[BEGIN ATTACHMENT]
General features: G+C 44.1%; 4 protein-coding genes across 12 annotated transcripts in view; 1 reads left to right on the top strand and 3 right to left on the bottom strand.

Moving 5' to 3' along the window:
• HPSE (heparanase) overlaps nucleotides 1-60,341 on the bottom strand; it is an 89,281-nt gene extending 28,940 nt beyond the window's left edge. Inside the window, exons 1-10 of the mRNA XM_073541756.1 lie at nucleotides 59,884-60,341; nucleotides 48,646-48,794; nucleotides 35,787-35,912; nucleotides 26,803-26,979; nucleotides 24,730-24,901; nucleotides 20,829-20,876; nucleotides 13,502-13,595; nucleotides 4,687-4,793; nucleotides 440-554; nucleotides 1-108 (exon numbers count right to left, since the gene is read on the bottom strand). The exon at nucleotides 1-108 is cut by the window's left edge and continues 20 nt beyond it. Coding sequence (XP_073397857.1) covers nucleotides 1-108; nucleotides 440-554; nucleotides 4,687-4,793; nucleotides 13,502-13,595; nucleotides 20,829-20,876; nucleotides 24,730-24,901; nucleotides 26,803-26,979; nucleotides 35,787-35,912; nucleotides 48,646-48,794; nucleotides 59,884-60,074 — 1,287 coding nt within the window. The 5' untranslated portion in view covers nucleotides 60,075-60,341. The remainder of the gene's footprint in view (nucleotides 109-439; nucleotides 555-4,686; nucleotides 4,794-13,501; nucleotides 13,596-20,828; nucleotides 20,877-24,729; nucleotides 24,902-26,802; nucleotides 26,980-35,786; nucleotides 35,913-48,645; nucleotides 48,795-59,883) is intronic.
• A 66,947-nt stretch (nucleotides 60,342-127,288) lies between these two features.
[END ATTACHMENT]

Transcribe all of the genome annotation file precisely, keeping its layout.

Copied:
General features: G+C 44.1%; 4 protein-coding genes across 12 annotated transcripts in view; 1 reads left to right on the top strand and 3 right to left on the bottom strand.

Moving 5' to 3' along the window:
• HPSE (heparanase) overlaps nucleotides 1-60,341 on the bottom strand; it is an 89,281-nt gene extending 28,940 nt beyond the window's left edge. Inside the window, exons 1-10 of the mRNA XM_073541756.1 lie at nucleotides 59,884-60,341; nucleotides 48,646-48,794; nucleotides 35,787-35,912; nucleotides 26,803-26,979; nucleotides 24,730-24,901; nucleotides 20,829-20,876; nucleotides 13,502-13,595; nucleotides 4,687-4,793; nucleotides 440-554; nucleotides 1-108 (exon numbers count right to left, since the gene is read on the bottom strand). The exon at nucleotides 1-108 is cut by the window's left edge and continues 20 nt beyond it. Coding sequence (XP_073397857.1) covers nucleotides 1-108; nucleotides 440-554; nucleotides 4,687-4,793; nucleotides 13,502-13,595; nucleotides 20,829-20,876; nucleotides 24,730-24,901; nucleotides 26,803-26,979; nucleotides 35,787-35,912; nucleotides 48,646-48,794; nucleotides 59,884-60,074 — 1,287 coding nt within the window. The 5' untranslated portion in view covers nucleotides 60,075-60,341. The remainder of the gene's footprint in view (nucleotides 109-439; nucleotides 555-4,686; nucleotides 4,794-13,501; nucleotides 13,596-20,828; nucleotides 20,877-24,729; nucleotides 24,902-26,802; nucleotides 26,980-35,786; nucleotides 35,913-48,645; nucleotides 48,795-59,883) is intronic.
• A 66,947-nt stretch (nucleotides 60,342-127,288) lies between these two features.